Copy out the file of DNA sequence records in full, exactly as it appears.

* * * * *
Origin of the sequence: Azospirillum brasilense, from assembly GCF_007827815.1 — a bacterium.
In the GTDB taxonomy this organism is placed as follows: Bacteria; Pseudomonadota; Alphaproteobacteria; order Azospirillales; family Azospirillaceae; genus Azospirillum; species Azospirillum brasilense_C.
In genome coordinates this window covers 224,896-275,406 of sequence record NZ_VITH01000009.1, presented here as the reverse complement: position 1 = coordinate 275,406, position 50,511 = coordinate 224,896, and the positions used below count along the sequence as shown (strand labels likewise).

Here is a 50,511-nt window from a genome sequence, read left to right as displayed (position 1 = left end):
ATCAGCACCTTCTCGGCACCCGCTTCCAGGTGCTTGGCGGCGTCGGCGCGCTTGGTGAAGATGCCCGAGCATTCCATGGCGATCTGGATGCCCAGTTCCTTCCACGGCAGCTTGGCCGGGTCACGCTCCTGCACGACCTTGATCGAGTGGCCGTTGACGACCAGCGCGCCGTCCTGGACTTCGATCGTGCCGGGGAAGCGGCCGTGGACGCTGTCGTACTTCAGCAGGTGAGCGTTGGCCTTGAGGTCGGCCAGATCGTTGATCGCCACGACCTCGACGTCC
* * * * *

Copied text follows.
Origin of the sequence: Azospirillum brasilense, from assembly GCF_007827815.1 — a bacterium.
In the GTDB taxonomy this organism is placed as follows: Bacteria; Pseudomonadota; Alphaproteobacteria; order Azospirillales; family Azospirillaceae; genus Azospirillum; species Azospirillum brasilense_C.
In genome coordinates this window covers 224,896-275,406 of sequence record NZ_VITH01000009.1, presented here as the reverse complement: position 1 = coordinate 275,406, position 50,511 = coordinate 224,896, and the positions used below count along the sequence as shown (strand labels likewise).

Here is a 50,511-nt window from a genome sequence, read left to right as displayed (position 1 = left end):
ATCAGCACCTTCTCGGCACCCGCTTCCAGGTGCTTGGCGGCGTCGGCGCGCTTGGTGAAGATGCCCGAGCATTCCATGGCGATCTGGATGCCCAGTTCCTTCCACGGCAGCTTGGCCGGGTCACGCTCCTGCACGACCTTGATCGAGTGGCCGTTGACGACCAGCGCGCCGTCCTGGACTTCGATCGTGCCGGGGAAGCGGCCGTGGACGCTGTCGTACTTCAGCAGGTGAGCGTTGGCCTTGAGGTCGGCCAGATCGTTGATCGCCACGACCTCGACGTCC